A 1550-year-old Byzantine church’s base ground was unearthed as part of excavation efforts in the ancient city of Stratonikeia in Karia, in Mugla province in Turkey.
The area has been added to the UNESCO World Heritage Temporary List since 2015 and archaeologists have described it as one of the largest marble cities in the world.
As reported by capital.gr, Bilal Sogut, the head of the Stratonikeia excavations, said that the ancient city – also known as the city of gladiators – maintained its importance in the Hellenistic, Roman, Byzantine, Ottoman, and Turkish periods.
Sogut said the excavation team reached the church which was built after an earthquake in 365 AD. He added also that the church remained to the first quarter of the 7th century. Later, the area was used as a cemetery. He said that they carried out most of the excavations in the area called West Street of the city, adding, “Here, a church was built on the colonnaded street. Later, when the church was destroyed, the area was turned into a cemetery in the Byzantine period, in the 7th century AD.” He underlined that the team is working on the field where both tombs and the church were located, noting, “Currently, we are restoring the floor coverings of the church.” He also noted that at least four different marble colors were used for the church’s floor, adding that 62 graves have been located in the area so far.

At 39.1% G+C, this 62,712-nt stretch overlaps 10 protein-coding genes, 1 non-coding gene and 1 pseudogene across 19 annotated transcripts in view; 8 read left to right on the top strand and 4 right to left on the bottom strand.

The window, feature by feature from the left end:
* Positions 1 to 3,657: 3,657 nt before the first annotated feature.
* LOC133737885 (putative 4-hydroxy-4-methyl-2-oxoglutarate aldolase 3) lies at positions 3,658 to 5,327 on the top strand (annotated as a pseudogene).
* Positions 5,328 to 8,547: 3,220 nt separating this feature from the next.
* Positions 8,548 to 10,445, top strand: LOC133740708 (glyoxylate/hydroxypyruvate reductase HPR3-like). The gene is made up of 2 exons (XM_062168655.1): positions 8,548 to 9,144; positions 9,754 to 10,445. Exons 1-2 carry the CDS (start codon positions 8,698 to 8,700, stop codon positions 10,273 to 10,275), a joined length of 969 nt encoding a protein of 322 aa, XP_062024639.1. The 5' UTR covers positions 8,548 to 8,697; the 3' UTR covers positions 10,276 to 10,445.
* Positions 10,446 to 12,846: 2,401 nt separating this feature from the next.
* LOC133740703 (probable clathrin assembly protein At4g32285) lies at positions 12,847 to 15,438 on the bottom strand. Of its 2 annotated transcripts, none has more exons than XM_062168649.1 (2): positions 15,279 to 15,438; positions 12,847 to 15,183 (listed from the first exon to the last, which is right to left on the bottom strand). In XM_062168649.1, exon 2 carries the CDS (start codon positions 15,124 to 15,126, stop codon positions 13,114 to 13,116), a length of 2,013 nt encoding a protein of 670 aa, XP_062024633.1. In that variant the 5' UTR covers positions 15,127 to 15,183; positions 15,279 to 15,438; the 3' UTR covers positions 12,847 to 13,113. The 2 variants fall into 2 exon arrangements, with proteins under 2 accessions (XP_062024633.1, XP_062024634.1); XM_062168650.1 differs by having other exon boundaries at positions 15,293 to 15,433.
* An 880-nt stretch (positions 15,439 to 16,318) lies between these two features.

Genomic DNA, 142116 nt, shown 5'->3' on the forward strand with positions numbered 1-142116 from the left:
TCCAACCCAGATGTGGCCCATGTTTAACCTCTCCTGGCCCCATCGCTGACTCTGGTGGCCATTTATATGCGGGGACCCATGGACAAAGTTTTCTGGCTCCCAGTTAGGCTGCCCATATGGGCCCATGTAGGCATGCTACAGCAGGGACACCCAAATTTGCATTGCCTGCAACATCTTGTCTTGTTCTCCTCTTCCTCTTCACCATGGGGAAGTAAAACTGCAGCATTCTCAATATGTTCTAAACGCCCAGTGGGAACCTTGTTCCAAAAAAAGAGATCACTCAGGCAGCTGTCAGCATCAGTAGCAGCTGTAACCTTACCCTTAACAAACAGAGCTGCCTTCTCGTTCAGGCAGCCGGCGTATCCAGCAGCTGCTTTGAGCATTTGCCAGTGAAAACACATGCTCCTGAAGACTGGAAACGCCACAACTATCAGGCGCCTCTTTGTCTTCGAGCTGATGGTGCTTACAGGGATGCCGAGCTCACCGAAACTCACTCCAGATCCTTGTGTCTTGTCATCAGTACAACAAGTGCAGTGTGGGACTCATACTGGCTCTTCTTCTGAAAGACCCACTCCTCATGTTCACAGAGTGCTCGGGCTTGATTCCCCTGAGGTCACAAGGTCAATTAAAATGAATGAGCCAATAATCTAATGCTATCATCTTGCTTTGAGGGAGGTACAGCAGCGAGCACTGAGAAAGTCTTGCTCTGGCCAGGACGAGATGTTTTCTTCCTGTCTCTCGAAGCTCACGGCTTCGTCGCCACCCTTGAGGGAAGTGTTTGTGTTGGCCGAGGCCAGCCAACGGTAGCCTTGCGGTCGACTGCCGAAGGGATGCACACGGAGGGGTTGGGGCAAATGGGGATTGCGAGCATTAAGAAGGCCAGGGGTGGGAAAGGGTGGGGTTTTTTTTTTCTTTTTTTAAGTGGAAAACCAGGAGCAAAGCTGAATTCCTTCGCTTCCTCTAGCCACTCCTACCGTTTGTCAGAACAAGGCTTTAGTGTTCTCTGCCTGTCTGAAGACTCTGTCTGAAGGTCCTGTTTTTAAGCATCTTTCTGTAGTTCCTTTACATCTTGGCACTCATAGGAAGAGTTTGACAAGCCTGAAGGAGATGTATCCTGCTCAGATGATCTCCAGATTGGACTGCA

Stratonikeia was first studied in the 18th century. The ancient city has been known since the 17th century, when travelers of the time had visited the area, locating the ruins and inscriptions. In 1743 R. Pococke described the theater, the bouleuterion, and the imposing entrance of the city. The earliest depictions of the monuments of Stratonikeia were published by Choiseul-Gouffier and Chandler. A topographic plan of the city with the visible monuments of the era and the identification of public buildings was presented in 1863.
Almost a century later the bouleuterion was systematically studied for the first time, while in 1977 the site under the direction of Y. Boysal began to be excavated. The excavations revealed the most important buildings of the city and gave a picture of its topography, but quite vague and fragmentary. Excavations have not been completed and the lack of knowledge of the ancient city is supplemented by indirect sources, such as inscriptions and descriptions of the ancient writers. The findings of the excavations are kept, and some are exhibited, in the Museums of Constantinople, Alikarnassos, Milas, and Mugla. A small local museum has been organized at the archeological site of Stratonikeia.